When we remember what the roaring means, there is a wonderful pathos in these verses of the Revelation. "And the rest of the men . . . repented not of their murders, nor of their sorceries, nor of their fornication, nor of their thefts. And I saw another mighty angel come down from heaven, clothed with a cloud: and a rainbow was upon his head, and his face was as it were the sun, and his feet as pillars of fire. . . . And he cried with a loud voice, as when a lion roareth." (Rev. ix. 20, 21, x. 1-3) It was the Lord who so appeared to John, and the roaring expresses His intense sorrow that men refused His protection from evil. (AR 464-471; AE 601) "The lion hath roared, who will not fear? the Lord GOD hath spoken, who can but prophesy?" (Amos iii. 8) The Lord's great love for men should awaken their reverent love for Him, and His words should give them a perception of what is true and right. (AE 601, 624)

Once more in the Revelation: "No man in heaven, nor in earth, neither under the earth, was able to open the book, neither to look thereon. . . . And one of the elders saith unto me, Weep not: behold the Lion of the tribe of Judah, the Root of David, hath prevailed to open the book." (Rev. v. 3, 5) As we read on we see that the Lion of the tribe of Judah is the same with the Lamb, which we know is the Lord. The opening of the book means the bringing out of the true meaning and the Divine power in the Word, that the real state of all might be revealed by it, that evil might be resisted, and that all things might be reduced to order. The Lord only can do this. He did it at the time of the last judgment, which the Revelation especially describes, and He does it as often as we use the Word to subdue evil in our own hearts. The Lord fights for us from His Word with Divine courage and power. This is meant by His being called the Lion opening the book. (AR 256-267; AE 305-311) We shall learn by and by that the twelve tribes represent all different kinds of heavenly people, or the different elements of a heavenly character. Judah represents innocent love. (Chapter 39) Therefore when the Lord is called the Lion of the tribe of Judah, it means that His power in defending us comes from His great love.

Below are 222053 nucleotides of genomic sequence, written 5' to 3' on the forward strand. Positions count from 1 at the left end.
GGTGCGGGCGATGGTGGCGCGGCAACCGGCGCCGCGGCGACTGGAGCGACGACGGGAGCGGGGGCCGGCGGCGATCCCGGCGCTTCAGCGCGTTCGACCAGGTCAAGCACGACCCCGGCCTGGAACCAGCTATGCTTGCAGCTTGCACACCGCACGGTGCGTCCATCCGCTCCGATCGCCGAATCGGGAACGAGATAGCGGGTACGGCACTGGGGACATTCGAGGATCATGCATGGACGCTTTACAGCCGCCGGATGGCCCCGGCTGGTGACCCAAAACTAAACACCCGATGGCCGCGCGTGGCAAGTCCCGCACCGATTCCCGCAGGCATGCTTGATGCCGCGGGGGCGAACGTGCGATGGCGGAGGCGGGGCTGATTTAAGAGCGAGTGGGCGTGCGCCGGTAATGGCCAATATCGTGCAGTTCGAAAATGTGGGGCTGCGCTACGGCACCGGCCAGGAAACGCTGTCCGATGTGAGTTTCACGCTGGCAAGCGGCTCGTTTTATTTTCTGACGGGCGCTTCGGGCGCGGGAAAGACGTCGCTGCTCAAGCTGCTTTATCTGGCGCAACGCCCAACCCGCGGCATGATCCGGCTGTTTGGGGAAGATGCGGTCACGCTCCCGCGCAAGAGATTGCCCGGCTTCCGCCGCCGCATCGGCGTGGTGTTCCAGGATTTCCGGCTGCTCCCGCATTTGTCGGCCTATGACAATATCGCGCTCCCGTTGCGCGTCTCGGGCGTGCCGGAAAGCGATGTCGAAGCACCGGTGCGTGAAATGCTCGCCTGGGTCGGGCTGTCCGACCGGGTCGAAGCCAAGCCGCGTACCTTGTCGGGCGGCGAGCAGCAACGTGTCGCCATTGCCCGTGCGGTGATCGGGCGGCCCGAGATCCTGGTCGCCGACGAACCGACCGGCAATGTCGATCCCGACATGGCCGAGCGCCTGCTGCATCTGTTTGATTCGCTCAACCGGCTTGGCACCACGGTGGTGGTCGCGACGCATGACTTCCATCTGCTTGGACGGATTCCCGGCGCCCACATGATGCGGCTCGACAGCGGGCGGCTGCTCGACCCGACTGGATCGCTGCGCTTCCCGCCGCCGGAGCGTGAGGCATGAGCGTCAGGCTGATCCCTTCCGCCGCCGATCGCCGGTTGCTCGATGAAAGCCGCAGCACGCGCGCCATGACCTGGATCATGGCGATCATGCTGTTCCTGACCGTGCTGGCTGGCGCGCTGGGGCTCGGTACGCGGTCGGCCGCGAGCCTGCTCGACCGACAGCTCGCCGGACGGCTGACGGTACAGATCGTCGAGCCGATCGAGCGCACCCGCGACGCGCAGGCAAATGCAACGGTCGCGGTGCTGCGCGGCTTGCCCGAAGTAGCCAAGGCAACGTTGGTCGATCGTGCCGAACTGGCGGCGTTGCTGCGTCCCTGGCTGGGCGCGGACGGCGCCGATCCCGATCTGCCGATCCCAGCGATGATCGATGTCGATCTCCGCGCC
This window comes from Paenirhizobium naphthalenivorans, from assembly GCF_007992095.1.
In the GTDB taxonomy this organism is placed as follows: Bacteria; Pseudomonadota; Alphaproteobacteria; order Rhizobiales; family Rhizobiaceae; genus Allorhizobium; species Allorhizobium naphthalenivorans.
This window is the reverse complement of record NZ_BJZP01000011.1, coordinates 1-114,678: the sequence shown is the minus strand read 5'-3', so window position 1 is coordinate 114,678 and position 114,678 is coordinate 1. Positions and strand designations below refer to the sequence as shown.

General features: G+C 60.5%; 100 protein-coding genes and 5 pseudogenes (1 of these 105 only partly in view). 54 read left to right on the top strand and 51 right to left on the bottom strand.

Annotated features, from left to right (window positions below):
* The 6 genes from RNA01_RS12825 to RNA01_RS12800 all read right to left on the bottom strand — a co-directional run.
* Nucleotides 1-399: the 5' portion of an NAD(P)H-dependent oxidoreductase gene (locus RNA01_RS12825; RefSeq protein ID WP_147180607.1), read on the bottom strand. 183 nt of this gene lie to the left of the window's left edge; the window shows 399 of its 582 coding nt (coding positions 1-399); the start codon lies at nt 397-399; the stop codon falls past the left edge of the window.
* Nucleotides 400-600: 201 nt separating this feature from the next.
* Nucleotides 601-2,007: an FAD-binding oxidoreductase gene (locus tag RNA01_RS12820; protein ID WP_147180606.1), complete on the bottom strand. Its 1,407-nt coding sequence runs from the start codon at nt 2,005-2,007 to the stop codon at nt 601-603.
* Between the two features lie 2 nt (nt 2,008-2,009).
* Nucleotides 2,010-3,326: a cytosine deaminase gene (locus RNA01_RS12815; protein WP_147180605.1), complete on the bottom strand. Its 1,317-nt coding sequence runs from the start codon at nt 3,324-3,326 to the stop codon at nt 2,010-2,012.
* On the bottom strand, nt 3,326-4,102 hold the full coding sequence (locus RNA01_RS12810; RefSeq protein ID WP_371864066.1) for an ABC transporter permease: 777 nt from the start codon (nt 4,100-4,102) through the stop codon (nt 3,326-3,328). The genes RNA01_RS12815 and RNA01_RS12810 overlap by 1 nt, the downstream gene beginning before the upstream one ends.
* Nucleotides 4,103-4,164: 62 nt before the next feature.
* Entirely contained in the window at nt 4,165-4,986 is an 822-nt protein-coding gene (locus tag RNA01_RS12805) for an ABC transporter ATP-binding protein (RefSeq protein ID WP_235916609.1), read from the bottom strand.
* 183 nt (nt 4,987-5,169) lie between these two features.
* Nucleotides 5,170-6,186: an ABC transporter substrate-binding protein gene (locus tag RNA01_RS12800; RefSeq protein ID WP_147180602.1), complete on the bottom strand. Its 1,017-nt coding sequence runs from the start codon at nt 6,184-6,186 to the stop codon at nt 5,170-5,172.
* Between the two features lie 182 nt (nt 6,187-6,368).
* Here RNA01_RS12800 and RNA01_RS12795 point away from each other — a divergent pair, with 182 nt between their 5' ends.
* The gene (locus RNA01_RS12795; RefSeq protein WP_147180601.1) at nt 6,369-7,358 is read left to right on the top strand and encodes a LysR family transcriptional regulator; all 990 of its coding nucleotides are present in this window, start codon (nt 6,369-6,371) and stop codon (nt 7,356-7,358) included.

This helps us to understand the blessing of Judah spoken by Jacob: "Judah is a lion's whelp: from the prey, my son, thou art gone up: he stooped down, he crouched as a lion, and as an old lion; who shall rouse him up? " (Gen. xlix. 9; Numb. xxiv. 9) It tells of the power of love, especially of the power against evil which belongs to a heart which innocently loves the Lord. Heaven and the Lord are with such a heart, and give it the strength of a lion. (AC 6367-6370; AE 278) Remember also David's lament for Saul and Jonathan "They were swifter than eagles, they were stronger than lions." (2 Sam. i. 23) Saul, the first king of Israel, and Jonathan his son, represent the first principles of Divine truth which rule in a young man's life, and fight against the evil dispositions which are his deadly enemies. These truths give strength and courage because they are from the Lord, and the Lord is in them. This is meant by the words, Saul and Jonathan were stronger than lions. (AE 278, 281)